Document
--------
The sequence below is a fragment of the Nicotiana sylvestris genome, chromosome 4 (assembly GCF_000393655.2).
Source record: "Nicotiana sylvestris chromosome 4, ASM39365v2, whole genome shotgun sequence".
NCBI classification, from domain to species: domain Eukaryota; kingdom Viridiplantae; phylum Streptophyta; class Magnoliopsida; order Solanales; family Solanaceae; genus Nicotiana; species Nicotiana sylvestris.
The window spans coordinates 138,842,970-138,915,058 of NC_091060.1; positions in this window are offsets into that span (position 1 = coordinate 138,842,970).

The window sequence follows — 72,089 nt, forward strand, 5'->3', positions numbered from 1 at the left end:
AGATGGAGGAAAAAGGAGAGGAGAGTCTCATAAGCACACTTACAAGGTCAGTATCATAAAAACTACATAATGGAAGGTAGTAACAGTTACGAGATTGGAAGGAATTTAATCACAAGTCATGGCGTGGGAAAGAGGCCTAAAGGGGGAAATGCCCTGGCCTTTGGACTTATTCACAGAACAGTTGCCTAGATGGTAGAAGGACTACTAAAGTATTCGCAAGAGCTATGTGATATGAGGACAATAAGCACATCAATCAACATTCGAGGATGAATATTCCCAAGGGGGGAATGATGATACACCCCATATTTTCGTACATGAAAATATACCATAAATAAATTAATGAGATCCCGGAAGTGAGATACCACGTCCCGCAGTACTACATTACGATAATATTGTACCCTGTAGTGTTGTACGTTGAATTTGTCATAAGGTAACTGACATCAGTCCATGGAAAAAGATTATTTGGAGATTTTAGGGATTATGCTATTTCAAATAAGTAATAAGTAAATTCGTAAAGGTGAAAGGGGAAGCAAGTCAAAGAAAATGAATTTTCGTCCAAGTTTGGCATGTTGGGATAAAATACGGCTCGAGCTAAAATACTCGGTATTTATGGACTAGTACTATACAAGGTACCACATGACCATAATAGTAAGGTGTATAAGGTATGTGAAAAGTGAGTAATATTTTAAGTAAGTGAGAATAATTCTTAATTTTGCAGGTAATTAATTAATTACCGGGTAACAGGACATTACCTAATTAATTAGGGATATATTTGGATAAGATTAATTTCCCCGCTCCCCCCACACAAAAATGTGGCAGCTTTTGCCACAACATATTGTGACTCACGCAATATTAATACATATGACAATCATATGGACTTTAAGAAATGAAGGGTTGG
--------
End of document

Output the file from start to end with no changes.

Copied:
The sequence below is a fragment of the Nicotiana sylvestris genome, chromosome 4 (assembly GCF_000393655.2).
Source record: "Nicotiana sylvestris chromosome 4, ASM39365v2, whole genome shotgun sequence".
NCBI classification, from domain to species: domain Eukaryota; kingdom Viridiplantae; phylum Streptophyta; class Magnoliopsida; order Solanales; family Solanaceae; genus Nicotiana; species Nicotiana sylvestris.
The window spans coordinates 138,842,970-138,915,058 of NC_091060.1; positions in this window are offsets into that span (position 1 = coordinate 138,842,970).

The window sequence follows — 72,089 nt, forward strand, 5'->3', positions numbered from 1 at the left end:
AGATGGAGGAAAAAGGAGAGGAGAGTCTCATAAGCACACTTACAAGGTCAGTATCATAAAAACTACATAATGGAAGGTAGTAACAGTTACGAGATTGGAAGGAATTTAATCACAAGTCATGGCGTGGGAAAGAGGCCTAAAGGGGGAAATGCCCTGGCCTTTGGACTTATTCACAGAACAGTTGCCTAGATGGTAGAAGGACTACTAAAGTATTCGCAAGAGCTATGTGATATGAGGACAATAAGCACATCAATCAACATTCGAGGATGAATATTCCCAAGGGGGGAATGATGATACACCCCATATTTTCGTACATGAAAATATACCATAAATAAATTAATGAGATCCCGGAAGTGAGATACCACGTCCCGCAGTACTACATTACGATAATATTGTACCCTGTAGTGTTGTACGTTGAATTTGTCATAAGGTAACTGACATCAGTCCATGGAAAAAGATTATTTGGAGATTTTAGGGATTATGCTATTTCAAATAAGTAATAAGTAAATTCGTAAAGGTGAAAGGGGAAGCAAGTCAAAGAAAATGAATTTTCGTCCAAGTTTGGCATGTTGGGATAAAATACGGCTCGAGCTAAAATACTCGGTATTTATGGACTAGTACTATACAAGGTACCACATGACCATAATAGTAAGGTGTATAAGGTATGTGAAAAGTGAGTAATATTTTAAGTAAGTGAGAATAATTCTTAATTTTGCAGGTAATTAATTAATTACCGGGTAACAGGACATTACCTAATTAATTAGGGATATATTTGGATAAGATTAATTTCCCCGCTCCCCCCACACAAAAATGTGGCAGCTTTTGCCACAACATATTGTGACTCACGCAATATTAATACATATGACAATCATATGGACTTTAAGAAATGAAGGGTTGG